Quietly Compelling

Two Buxton Festival concerts involving the guitar, reviewed by MIKE WHEELER


The ensemble of guitar and cello is a relatively new arrival, as Craig Ogden said in his introduction. But while the bespoke repertoire is still a little thin on the ground, there are plenty of transcriptions to supplement it, giving plenty for him and Helen Thatcher to get their teeth into – Pavilion Arts Centre, Buxton, UK, 11 July 2021.

In Joaquín Nin's Suite Espanole they found a melancholy side to the opening slow dance, and an assertive flourish to launch the lively jota that follows. They brought stateliness to the third movement, and a gutsy rhythmic drive to the flamenco-like last piece.

Bolivian composer Jaime Zenamon and Brazilian Radamés Gnattali, names new to me, sounded well worth exploring. Zenamon's Reflexoes No 6 switches from incisive to moody and back, often exploring the cello's plangent upper register. Gnattali's Sonata for cello and guitar was full of fascinating detail, and in the second of the three movements took us into a secretive place with the cello muted.

Craig Ogden and Helen Thatcher
Craig Ogden and Helen Thatcher

Incidentally, both Ogden and Thatcher could give lessons in how to address an audience to quite a few of their colleagues. Ogden is a great one for letting us in on his trade secrets. On this occasion it was how to mark up repeats directly onto a tablet – he held it up to show us – so that your eyes don't inadvertently go back to the wrong place. Thatcher told us about transferring guitar pizzicato techniques to the cello in the Gnattali sonata.

The transcriptions began with 'Andaluza', from Granados' Spanish Dances. Ogden and Thatcher drew you deep inside with playing that mixed the vigorous and the reflective. Then came a double helping of Piazzolla. 'Cafe 1930', from Histoire du Tango, was both laid-back and soulful, while Libertango was brimful of foot-tapping energy.


Put a lyric tenor of a certain kind together with a guitarist, and the chances are that sooner or later thoughts will start turning to John Dowland's lute songs. Mark Padmore and Morgan Szymansky began their recital with three of them – St John's Church, Buxton, UK, 11 July 2021.

'Come, ye heavy states of night' saw Padmore producing some finely focused tone. In 'Come again, sweet love doth now invite', one of the composer's best-known songs, there was a vein of anxiety underneath the playfulness, with an effectively hushed start to the last verse. Voice and guitar created a particularly intimate feel in 'Now, O now I needs must part' (also known, in its instrumental guise, as The Frog Galliard). That there was no need for grandstanding from either performer was also demonstrated in the inward musings of two Schubert night-scapes: 'Nachtstück' and 'Nacht und Träume'.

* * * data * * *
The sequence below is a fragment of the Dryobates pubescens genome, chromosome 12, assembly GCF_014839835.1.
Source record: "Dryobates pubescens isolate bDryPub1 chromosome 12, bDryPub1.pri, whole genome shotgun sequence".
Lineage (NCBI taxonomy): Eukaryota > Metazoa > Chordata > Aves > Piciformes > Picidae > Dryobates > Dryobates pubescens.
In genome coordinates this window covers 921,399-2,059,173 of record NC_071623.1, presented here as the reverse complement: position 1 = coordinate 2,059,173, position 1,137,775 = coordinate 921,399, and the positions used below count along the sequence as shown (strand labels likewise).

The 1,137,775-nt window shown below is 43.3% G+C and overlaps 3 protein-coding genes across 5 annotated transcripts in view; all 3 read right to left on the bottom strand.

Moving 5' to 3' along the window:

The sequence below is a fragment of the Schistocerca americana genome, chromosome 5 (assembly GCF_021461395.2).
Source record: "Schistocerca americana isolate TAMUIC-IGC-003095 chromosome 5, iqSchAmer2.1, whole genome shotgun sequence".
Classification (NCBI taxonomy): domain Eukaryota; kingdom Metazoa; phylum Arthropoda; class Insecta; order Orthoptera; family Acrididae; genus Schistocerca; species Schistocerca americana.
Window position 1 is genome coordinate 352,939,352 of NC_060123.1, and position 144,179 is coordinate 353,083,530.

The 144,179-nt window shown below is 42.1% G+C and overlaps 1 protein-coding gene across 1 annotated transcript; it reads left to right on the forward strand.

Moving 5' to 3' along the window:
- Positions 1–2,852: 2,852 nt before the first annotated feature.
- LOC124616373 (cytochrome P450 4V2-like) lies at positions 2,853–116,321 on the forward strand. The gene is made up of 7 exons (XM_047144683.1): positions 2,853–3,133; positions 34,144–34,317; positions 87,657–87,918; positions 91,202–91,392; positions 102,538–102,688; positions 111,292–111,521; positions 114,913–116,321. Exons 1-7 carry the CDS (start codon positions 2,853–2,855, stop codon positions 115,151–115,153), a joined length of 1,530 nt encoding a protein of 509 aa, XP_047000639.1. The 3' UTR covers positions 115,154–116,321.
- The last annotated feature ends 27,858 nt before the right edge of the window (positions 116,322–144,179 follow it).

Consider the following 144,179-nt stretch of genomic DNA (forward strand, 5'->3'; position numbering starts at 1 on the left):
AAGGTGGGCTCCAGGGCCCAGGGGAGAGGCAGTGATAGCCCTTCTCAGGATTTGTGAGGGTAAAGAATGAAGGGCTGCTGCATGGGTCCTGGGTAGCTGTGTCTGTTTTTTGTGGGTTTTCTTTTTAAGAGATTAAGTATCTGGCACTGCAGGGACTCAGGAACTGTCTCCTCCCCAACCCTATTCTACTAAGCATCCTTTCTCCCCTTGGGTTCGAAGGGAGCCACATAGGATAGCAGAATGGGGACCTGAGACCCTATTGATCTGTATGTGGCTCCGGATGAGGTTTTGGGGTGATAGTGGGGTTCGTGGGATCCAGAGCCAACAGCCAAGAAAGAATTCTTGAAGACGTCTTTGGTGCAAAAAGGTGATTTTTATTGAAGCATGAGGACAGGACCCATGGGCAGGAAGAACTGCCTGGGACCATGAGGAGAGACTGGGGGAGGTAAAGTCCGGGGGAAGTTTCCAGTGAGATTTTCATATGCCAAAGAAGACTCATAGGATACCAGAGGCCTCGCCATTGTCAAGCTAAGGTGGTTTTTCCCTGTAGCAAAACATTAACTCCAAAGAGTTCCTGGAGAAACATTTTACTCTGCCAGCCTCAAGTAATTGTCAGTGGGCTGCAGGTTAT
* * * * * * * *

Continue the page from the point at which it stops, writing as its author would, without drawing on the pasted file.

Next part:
Mark Padmore and Morgan Szymansky
Mark Padmore and Morgan Szymansky

Between the Dowland and Schubert they performed two songs from Stephen McNeff's Eden Rock, four settings of poems by Charles Causley. 'A Certain Man' re-tells the Good Samaritan story from the victim's point of view, with both performers creating some vivid scene-setting, including apt percussive effects on the guitar. They gave a mesmerising account of 'Eden Rock', Causley's touching memories of family occasions in his childhood.

Alec Roth's song-cycle A Road Less Travelled is substantial in both its duration and its expressive reach. It sets words selected from poems by Edward Thomas, centring on images of roads and the natural world, with the First World War as an unspoken, shadowy backdrop. (Thomas was killed in 1917.) It calls for expressive intensity of a paradoxically understated kind, and Padmore and Szymanski drew us further and further into Thomas' and Roth's world. Rain is a recurring presence, evoked by Szymanski softly clicking his fingernails on the body of the guitar. So, too, is the imagery of dead animals, whose significance does not need underlining. There are three of them in 'The Gallows'; tenor and guitarist explored the song's latent anger without needing to hammer it home, except for the savage denunciation of the guitar's sign-off gesture. In the concluding 'Lights Out' - 'I have come to the borders of sleep' - Padmore's most hushed tone was quietly compelling, as was Szymanski's controlled fade-out at the end.

Copyright © 21 July 2021 Mike Wheeler,
Derby UK









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